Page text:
Why Politics Is Making the US Ill

By on February 21, 2012

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Recent conversations lately have centered around politics, the Post, and health care. Many are sick of this election already and wish it were over. Even political junkies bemoan the lamentable nature of the current contest. The PAC ads playing in many states have been pretty nauseating, no matter where your sympathies lie. Wealthy contributors seem to have acquired free and frequent speech over everybody else. The news media turns every hiccup into a hot news story

The Republicans have been slow to realize they don’t have a viable candidate for the general election, but more people are getting it. The question is whether they have one waiting in a closet somewhere to spring on the convention. Mr. Santorum is mixing religion and politics like it was a cocktail. Now the momentum candidate, he keeps running off at the mouth in a way that gets him into trouble. Supporters of the hapless Romney keeps pouring more and more money into his PACs and campaign like that will fix his lack of appeal. Gingrich has disappeared into the mud he came from. Ron Paul is Ron Paul, a libertarian with a small but loyal band of merry men. The Reverend Franklin Graham was on TV this morning letting people know Mormons are not Christians, and that Obama lacks commitment on things that matter to Christian leadership.

Health Care, as it has entered the dialog, still boils down to a loud pledge from the GOP to repeal ObamaCare, as though that will solve everything. Democrats nitpick Republican foibles and point out the appealing features of the reform bill, like no denials for pre-existing conditions. The warmed-over Wallace-ites in the Tea Party seem back in control of the GOP. Their recent forays into contraception and women’s conceptive rights have caused voters to dig into their current positions. No one is being persuaded about anything here. It’s just giving Americans a headache.

Mr. Obama has shrewdly let the GOP call the tunes. The economy improves. His foreign policy record seems solid. He is running around campaigning. He mentions health care only to remind voters of the consequences of the more extreme Republican proposals the media is tuning into.  Voters are waiting to hear what’s next if the President returns to the White House. That wait may be long. Since the GOP tunes have lately not got voters up and dancing, Boehner and McConnell have been notably silent. I guess we should be grateful for that, since they had nothing new to offer in 2011.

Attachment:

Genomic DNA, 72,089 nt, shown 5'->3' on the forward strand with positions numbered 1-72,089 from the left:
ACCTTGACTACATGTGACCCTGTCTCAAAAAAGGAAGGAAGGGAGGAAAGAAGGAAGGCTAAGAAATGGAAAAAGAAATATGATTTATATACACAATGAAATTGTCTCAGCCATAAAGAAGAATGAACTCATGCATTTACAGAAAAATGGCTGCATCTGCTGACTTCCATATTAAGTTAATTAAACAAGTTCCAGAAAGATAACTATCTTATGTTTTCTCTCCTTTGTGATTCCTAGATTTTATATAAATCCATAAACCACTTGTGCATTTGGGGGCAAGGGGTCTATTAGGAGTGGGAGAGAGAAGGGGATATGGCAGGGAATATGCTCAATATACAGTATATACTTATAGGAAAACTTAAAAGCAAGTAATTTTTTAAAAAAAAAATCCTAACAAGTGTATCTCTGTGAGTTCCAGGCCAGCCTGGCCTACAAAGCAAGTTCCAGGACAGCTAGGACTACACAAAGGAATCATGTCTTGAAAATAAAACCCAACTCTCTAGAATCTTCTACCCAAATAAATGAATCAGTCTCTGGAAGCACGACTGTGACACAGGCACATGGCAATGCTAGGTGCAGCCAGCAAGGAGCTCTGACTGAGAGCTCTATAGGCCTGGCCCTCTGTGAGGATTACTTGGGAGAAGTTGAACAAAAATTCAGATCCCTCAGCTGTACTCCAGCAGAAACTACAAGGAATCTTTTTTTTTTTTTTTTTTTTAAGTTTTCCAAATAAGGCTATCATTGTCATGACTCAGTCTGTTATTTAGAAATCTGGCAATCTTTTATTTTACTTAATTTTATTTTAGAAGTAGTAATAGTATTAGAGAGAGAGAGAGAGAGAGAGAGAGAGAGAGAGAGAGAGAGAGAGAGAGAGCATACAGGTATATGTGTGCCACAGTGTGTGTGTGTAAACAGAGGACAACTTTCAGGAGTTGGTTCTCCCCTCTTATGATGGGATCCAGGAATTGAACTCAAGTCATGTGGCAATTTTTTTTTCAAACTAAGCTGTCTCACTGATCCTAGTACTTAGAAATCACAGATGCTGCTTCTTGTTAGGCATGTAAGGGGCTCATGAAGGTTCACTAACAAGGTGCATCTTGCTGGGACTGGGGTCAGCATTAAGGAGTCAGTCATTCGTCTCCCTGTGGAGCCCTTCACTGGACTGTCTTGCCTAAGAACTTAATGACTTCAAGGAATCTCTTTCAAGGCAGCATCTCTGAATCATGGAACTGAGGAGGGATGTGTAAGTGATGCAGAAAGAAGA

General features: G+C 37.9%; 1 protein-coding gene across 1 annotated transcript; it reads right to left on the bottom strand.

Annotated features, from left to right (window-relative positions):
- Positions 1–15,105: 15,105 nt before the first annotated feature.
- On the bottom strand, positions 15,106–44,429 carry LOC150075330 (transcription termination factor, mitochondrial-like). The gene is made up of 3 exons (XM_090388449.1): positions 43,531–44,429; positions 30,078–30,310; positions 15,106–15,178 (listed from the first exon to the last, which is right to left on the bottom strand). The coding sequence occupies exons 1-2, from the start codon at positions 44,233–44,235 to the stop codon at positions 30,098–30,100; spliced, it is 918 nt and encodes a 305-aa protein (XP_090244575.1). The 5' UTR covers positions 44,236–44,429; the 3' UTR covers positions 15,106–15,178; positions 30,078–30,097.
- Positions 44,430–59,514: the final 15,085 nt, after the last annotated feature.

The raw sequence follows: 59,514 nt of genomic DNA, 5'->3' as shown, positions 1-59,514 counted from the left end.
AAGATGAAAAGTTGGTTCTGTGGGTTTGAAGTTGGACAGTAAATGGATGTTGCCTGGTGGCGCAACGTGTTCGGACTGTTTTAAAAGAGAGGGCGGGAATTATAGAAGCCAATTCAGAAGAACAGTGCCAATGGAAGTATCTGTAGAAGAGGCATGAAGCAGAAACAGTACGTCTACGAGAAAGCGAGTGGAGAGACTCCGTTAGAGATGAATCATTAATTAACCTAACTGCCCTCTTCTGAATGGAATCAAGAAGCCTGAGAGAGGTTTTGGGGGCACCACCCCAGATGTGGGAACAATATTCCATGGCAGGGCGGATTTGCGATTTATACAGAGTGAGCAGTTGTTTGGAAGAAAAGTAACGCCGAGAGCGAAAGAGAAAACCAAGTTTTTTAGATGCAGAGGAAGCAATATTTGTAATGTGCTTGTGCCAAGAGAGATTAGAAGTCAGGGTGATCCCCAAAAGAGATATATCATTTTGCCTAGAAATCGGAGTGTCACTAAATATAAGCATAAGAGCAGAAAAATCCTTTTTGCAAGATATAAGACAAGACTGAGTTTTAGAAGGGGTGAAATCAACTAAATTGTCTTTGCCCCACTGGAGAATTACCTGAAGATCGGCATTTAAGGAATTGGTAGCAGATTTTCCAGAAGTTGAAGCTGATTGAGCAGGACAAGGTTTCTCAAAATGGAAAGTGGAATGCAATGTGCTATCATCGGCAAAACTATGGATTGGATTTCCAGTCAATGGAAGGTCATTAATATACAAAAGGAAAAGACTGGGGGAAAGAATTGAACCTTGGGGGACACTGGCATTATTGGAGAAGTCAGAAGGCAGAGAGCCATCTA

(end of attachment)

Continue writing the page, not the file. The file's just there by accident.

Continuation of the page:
Meanwhile outside the District of Columbia, more people are filing more bankruptcies because of medical bills. More Americans are turning up in Emergency Rooms for routine care they cannot afford. Preventative being ignored because of cost issues. Job benefits are further slashed. The GOP attack on public workers’ benefits continues, only slowed by the messes created by impulsive governors in Ohio and Wisconsin who misread their mandates. The public did not want to strip their mail carrier or the cop on the beat of medical care. They wanted fairness. What were these bozos thinking?

American Voter

Voters who are being made ill by the 2012 election already  need to speak up and write those up for election this fall. They should tell them what is really on their minds, so the candidates don’t have to keep presuming they know.  Voters should let them know that wretched behavior on the campaign trail will not be rewarded, and bashing their opponents does not make them competent. They should let politicians know that focusing on the pet of issues of mega-contributors will be noticed, and it will have a down side at the polls. No more bridges to Nowhere, Alaska.

Democrats also need to be reminded that they will not be allowed to skate through to victory because of GOP folly. They need a plan of action for the future. No sitting on laurels. That plan should address rising health care costs and our job-linked health care coverage system which is breaking down. It should address tax reform and rebuilding rusted infrastructure efficiently. No feather-bedding and hanky-panky with pension funds.  

Otherwise we can expect more of what we are seeing through election day and beyond: Headache, nausea, hiccups, bad taste in the mouth and general malaise. There’s no cure for that, unless the patient (that’s you) cooperates.


Tom Godfrey

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